Options Trading News

August 20, 2013  Tue 8:11 AM CT

Yesterday I sent an email to my colleague Matt Horween when the market was down 25 points asking, "Why the heck aren't we down more given the bond selloff?"

His answer, 10 minutes later: "Now we are."

So it goes. We have a soggy market, and the bonds are making a run for 3 percent. The banks are being penalized for the slowdown that's expected in mortgages but not benefiting from a yield curve that could mint them big money.

TheStreet.com logoIndustrials have run a lot, but we have no new information to trade on. Tech's a mixed picture, though it is beginning to feel a lot like the old days with only Apple and Google going up. Retail's trying to make a stand, and I think it could be a successful one given how low the group's gotten. But I think people would rather pay $77 for Home Depot knowing that it is good rather than $75.50 not knowing anything at all.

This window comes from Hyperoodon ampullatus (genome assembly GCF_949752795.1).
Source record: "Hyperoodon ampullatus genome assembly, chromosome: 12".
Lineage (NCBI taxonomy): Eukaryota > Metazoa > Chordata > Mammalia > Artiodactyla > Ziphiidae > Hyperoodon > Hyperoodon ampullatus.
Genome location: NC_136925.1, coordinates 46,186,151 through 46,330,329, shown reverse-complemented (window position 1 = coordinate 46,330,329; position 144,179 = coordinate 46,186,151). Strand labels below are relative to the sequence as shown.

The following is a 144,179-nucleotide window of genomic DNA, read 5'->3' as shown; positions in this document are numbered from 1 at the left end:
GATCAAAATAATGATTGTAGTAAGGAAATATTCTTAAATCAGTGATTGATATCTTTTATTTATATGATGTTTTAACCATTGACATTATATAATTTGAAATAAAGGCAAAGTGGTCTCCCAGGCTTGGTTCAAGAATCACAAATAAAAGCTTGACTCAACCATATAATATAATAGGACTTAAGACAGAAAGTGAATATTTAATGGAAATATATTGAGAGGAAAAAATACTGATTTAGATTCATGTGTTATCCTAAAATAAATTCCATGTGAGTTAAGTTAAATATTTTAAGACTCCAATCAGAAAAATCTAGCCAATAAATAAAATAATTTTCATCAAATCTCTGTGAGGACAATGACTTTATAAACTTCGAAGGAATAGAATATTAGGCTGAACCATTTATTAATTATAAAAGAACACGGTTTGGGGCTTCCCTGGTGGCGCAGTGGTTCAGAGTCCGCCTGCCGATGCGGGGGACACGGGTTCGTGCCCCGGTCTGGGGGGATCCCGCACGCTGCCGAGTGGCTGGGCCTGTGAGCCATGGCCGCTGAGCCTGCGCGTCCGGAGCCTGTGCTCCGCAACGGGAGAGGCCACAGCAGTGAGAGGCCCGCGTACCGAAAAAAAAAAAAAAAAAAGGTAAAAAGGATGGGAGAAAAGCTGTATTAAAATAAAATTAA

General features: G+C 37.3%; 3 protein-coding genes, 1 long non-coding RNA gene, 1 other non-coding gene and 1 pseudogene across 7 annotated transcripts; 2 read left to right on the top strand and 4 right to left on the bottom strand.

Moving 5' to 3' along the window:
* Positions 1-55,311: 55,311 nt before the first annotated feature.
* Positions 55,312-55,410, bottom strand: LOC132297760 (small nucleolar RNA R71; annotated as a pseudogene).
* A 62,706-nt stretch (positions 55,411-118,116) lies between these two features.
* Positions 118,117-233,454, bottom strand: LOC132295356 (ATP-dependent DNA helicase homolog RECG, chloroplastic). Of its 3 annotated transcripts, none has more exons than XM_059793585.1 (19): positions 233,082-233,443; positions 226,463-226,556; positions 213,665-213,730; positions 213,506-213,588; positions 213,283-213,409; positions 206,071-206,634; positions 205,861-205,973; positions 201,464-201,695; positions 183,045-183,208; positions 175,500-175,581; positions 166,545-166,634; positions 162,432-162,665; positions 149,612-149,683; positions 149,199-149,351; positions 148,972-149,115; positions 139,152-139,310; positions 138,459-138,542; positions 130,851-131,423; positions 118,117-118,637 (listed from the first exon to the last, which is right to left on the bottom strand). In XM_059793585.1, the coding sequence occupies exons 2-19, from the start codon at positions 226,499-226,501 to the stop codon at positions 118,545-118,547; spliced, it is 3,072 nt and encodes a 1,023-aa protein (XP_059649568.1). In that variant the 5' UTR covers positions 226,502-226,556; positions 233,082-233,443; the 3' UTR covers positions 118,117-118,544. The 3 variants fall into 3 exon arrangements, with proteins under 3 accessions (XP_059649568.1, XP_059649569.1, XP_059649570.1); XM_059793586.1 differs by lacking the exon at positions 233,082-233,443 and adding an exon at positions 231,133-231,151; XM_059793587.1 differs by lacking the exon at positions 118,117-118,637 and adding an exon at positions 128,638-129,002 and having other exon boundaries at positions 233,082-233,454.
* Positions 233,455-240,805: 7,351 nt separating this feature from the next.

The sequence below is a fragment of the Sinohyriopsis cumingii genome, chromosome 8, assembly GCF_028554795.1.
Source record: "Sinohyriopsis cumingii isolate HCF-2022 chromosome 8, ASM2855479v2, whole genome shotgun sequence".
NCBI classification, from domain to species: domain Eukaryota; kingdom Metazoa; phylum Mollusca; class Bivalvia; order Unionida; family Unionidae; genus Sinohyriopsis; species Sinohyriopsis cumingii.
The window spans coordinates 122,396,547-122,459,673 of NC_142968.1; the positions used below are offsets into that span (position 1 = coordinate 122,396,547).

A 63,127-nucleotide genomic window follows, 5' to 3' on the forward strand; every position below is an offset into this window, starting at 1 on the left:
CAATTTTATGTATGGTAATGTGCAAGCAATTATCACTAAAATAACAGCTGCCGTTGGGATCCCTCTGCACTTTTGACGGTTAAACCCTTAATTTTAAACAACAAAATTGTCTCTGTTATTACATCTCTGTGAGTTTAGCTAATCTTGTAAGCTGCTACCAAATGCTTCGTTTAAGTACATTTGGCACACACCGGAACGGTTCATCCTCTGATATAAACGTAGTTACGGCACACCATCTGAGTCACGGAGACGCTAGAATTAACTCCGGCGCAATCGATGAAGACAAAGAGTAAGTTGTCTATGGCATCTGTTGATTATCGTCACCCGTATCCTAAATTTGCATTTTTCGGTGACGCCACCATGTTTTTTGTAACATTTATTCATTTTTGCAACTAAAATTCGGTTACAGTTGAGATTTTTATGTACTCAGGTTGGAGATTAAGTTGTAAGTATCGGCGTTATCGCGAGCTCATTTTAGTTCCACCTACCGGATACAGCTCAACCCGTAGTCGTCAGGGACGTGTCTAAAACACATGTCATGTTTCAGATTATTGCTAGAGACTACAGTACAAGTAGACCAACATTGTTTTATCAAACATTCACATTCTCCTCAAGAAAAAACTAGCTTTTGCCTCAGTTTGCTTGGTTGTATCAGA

Stephanie Link, co-manager of our charitable trust, and I keep going back and forth looking for stocks to buy. This is something you should be doing because the Dow Jones Industrial Average has moved down for four straight days, but so few stocks jump out at us. It's been water torture. Unless you get a big break, nothing seems to jump out--and the big breaks come because something's very wrong.

So we stay sidelined with lots of cash. Wait for opportunities, like the oils, which have been coming down but not enough, or the financials, where the logic is exactly the same.

Disclosure: Cramer's charitable trust is long AAPL.
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As I stated in last week's article, a break out or a break down needs to have a couple things happen before it is considered a confirmed break out or break down. The only problem is that in today's market where things move much more quicker than they did just a few years ago, two days could wind up being the majority of the expected movement, if not the whole movement.

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